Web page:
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What Chidambaram is doing is brazen in its opportunism

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And 26/11 followed.

After 26/11, Parliament passed the amendments to the Unlawful Activities (Prevention) Act. No one -- not the Bharatiya Janata Party, the new defender of civil rights, not the Left parties -- found anything amiss in passing a law that expanded the period of preventive detention from 90 days to 180 days; police custody for 30 days; denial of bail if the police made out any kind of case; blanket denial of bail to foreigners; allowing police officials to arrest, search on "suspicion" anyone without the need for warrant, and seize their properties; and empowering the court that "unless the contrary is shown, it will presume the accused has committed an offence for which he has been arrested" (in other words, that a person shall be presumed to be guilty until he can prove that he is innocent). No state government, no political party objected to any of this. They actually collaborated in passing the law. One of the amendments in the UAPA was also to give the powers to a designated agency to arrest.

So now, to turn around and say that what Chidambaram is trying to do is illegal and anti-federal is just brazen in its opportunism. All he has done is notify a decision Parliament has taken. You could say -- as indeed, civil rights organisations have said -- that the law is bad. But that's not what the opposition is saying. It is saying: don't curb our powers to use it.

The danger is the distortions that creep into the system when it comes to fighting terrorism. India needs an organisation that can analyse intelligence. NCTC will be that organisation that will process information from different agencies via the National Intelligence Grid and will follow this up to its logical conclusion.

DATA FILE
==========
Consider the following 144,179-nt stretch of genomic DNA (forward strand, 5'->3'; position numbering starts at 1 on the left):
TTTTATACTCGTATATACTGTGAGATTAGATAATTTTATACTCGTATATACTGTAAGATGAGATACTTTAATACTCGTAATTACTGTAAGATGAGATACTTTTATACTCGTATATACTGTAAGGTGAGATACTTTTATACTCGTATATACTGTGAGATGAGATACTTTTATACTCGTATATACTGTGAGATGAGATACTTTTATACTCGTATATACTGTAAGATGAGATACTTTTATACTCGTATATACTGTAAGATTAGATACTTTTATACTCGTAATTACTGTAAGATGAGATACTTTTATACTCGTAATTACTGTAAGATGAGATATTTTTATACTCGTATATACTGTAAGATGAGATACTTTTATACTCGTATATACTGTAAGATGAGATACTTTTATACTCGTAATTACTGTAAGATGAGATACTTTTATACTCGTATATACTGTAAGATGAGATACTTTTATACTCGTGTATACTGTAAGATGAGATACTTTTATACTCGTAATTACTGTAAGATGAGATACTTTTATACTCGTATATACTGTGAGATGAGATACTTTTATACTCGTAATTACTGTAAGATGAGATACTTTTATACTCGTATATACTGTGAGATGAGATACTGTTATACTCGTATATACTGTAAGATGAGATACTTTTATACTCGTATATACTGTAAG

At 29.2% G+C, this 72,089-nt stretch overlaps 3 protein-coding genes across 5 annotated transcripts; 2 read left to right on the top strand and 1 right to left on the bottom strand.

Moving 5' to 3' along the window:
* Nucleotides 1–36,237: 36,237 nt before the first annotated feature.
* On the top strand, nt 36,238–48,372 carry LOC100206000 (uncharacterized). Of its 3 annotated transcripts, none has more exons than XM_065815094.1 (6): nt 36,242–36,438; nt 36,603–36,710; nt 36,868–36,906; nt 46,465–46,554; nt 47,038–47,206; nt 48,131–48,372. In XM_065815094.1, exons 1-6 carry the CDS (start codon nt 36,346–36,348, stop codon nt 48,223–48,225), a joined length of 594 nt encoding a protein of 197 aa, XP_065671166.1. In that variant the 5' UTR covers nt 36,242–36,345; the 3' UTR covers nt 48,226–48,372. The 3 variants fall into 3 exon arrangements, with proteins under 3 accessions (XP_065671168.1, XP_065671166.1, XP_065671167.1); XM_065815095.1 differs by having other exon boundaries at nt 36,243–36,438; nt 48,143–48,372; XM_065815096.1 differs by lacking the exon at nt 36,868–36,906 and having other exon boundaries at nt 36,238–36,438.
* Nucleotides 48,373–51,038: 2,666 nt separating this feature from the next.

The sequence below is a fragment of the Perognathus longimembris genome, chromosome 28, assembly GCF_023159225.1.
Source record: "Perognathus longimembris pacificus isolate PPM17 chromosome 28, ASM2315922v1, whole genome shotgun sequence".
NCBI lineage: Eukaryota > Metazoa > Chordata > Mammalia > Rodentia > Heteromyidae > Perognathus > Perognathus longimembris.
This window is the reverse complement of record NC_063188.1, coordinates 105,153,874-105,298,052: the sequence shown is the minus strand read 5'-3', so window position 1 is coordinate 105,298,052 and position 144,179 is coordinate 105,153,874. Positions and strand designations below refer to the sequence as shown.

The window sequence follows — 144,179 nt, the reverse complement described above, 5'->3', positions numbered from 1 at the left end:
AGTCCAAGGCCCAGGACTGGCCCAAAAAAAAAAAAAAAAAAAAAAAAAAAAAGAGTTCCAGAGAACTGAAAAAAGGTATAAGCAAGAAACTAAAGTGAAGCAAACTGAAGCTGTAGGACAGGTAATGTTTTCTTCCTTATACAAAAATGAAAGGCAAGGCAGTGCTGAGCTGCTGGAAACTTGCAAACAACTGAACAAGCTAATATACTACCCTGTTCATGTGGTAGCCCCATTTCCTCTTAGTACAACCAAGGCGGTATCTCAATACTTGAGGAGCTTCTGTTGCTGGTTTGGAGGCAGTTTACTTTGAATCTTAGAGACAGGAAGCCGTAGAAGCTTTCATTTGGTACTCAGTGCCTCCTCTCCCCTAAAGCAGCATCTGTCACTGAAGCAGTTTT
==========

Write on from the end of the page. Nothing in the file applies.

Image: Soldiers carry a man acting as an injury victim on a stretcher during an exercise to prepare for chemical and biological terror attacks
Photographs: Reuters

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IB's structure makes it impossible to turn it into NCTC

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How did the US Seals get Osama bin Laden? A core team did nothing but process and analyse intelligence for 10 years, located him and took him out. Admittedly, the Intelligence Bureau is mandated with intelligence gathering. Its success must be attributed to all the attacks it has managed to foil, that we will never even know about. But if 26/11 could happen, clearly its efforts were not adequate. The structure of the IB is such that it is impossible to turn that into NCTC.

NCTC is visualised as being run by a standing council that will have representatives of anti-terrorism forces in each state on it. What it will be is a single point of control to coordinate all counter-terrorism moves.

Instead the home minister is being forced to coax, placate and cajole satraps. Many of these state governments have been -- and continue to be -- in league with those very groups that undermine the rule of law. It is to these dark corners that Chidambaram is holding the torch. Naturally, most state governments would prefer to operate in the dark.


Image: A student lifts a placard as he and others line up to take part in a march for peace in Mumbai
Photographs: Reuters